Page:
Every Ennis High School Student to Get Tuberculosis Test

State asks Dallas County to help with outbreak

By Susy Solis
|  Thursday, Sep 29, 2011  |  Updated 7:50 PM CDT
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Parents and students are battling to stop the spread of TB.

Susy Solis, NBC 5 News

Parents and students are battling to stop the spread of TB.

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Health Officials Meet With Parents Over TB Outbreak

Up to 10 Ennis High students could have tuberculosis, and 128 people have tested positive for exposure to the infection.

Ennis Parents and Students Want Answers

Parents and students are frustrated with how Ennis High School and the state health department have handled a tuberculosis outbreak.
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Every Ennis High School student will be tested for exposure to tuberculosis after more than 100 people have tested positive.

More than 800 students, staff members and anyone who has been in close contact with them have been tested after a teacher was diagnosed with the bacterial infection before the start of school.

The school district announced late Thursday that the students and faculty who have not been tested will get free tuberculosis screenings beginning Monday.

Frustrated parents told state health officials at a public meeting Wednesday night that every student needs to be tested.

The Texas Department of Health and Human Services reached out to Dallas County Health and Human Services for help.

Dallas County is one of few that has a dedicated Tuberculosis Elimination Division.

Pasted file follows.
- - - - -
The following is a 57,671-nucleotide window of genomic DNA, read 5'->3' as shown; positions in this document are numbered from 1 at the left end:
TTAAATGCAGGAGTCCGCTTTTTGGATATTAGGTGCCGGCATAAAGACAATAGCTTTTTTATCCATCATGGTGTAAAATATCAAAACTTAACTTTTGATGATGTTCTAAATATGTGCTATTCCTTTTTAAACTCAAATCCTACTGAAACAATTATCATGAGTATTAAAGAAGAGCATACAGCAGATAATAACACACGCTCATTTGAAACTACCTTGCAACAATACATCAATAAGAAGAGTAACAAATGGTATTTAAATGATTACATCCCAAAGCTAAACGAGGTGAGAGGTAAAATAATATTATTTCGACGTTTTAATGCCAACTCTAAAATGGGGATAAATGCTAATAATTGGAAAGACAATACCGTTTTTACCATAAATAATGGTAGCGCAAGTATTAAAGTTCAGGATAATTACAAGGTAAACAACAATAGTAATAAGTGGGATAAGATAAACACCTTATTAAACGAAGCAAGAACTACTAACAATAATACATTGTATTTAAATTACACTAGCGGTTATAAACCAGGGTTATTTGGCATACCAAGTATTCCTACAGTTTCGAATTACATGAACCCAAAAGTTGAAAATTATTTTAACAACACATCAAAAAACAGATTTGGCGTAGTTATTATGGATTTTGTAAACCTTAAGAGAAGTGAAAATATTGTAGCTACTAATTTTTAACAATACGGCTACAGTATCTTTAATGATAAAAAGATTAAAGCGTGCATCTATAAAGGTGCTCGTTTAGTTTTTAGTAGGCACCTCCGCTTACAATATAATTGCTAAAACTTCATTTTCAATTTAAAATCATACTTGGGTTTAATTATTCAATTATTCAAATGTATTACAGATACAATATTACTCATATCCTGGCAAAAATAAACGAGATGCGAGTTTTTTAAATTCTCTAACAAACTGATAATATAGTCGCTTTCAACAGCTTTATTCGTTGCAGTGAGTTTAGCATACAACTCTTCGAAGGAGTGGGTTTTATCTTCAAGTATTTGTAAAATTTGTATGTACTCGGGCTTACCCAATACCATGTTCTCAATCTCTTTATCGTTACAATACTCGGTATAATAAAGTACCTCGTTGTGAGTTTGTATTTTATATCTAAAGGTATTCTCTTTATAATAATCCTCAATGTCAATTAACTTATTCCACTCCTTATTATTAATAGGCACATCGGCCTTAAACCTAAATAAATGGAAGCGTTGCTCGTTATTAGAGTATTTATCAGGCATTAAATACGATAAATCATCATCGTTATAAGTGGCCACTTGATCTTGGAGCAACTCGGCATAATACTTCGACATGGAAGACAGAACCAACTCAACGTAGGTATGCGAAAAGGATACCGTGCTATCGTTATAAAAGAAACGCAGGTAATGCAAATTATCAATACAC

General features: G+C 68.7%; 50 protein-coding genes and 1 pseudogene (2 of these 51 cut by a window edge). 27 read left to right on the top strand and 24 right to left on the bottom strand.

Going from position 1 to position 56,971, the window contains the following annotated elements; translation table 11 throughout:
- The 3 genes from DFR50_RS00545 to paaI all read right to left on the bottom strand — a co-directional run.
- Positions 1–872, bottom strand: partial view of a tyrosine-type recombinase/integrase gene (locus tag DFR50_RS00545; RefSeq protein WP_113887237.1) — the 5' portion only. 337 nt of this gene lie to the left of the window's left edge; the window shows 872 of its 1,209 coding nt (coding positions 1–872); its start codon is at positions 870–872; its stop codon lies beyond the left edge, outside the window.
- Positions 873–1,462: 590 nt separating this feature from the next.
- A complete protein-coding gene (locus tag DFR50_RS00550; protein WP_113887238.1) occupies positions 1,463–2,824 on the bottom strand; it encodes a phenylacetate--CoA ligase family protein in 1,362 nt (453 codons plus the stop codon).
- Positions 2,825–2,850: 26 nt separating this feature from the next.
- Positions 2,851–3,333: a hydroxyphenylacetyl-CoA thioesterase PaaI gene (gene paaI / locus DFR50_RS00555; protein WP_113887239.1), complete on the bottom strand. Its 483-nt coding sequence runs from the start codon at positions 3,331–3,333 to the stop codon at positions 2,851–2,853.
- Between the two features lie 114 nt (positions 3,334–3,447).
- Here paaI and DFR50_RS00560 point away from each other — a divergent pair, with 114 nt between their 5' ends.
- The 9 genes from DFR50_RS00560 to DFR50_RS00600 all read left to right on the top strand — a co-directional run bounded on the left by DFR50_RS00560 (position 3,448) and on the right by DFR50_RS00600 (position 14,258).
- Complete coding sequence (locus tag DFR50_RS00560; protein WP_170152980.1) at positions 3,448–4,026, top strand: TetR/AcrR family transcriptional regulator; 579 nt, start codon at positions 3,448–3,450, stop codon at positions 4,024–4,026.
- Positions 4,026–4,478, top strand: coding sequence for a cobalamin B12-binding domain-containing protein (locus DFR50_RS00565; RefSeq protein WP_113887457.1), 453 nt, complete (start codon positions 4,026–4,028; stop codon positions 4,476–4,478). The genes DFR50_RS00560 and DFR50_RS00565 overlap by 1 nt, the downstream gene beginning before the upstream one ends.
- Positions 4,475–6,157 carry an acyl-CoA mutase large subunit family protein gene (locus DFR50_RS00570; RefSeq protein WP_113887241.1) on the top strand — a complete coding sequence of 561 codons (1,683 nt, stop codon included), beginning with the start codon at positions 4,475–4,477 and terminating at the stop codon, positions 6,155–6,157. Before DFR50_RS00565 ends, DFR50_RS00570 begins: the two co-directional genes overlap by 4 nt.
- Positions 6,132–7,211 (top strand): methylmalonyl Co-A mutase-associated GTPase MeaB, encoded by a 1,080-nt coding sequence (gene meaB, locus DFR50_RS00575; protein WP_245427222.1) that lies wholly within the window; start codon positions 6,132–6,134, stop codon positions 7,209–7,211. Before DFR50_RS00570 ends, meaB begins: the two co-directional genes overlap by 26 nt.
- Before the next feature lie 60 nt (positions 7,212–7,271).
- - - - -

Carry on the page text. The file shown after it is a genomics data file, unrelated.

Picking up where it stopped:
The county also wanted to get involved because it has received dozens of phone calls from parents and school districts concerned that the infection might spread between players at athletic events.

Concerned callers said they were worried that the infection could spread if one player's sweat is wiped on another. But Susan Kent, the nurse supervisor for the Tuberculosis Elimination Division said there is "no chance" of that happening.

"It is an airborne infection," she said. "It is not spread by body fluids. You have got to spend prolonged periods of time in a closed environment with someone who is coughing and spewing out those germs."

Kent also said people who have tested positive on a skin test but do not have an active case of tuberculosis are not contagious.

"Let's say if you do have someone on the football team with a positive skin test, he cannot give anything to anyone. He would have to have an active case," she said.

Positive skin tests indicate the person has been exposed to tuberculosis but do not mean that the person has the infection.

People with positive skin tests receive a chest X-ray. If the chest X-ray shows abnormalities on the lungs, it's possible the person has an active case of tuberculosis, and further testing is needed.

Dr. Garry Woo, medical director for the Tuberculosis Elimination Division, said the precautions some districts have told their students to abide by are unnecessary.

"Measures such as wearing masks, avoiding the athletic event, bringing your own water -- these are unnecessary," he said.


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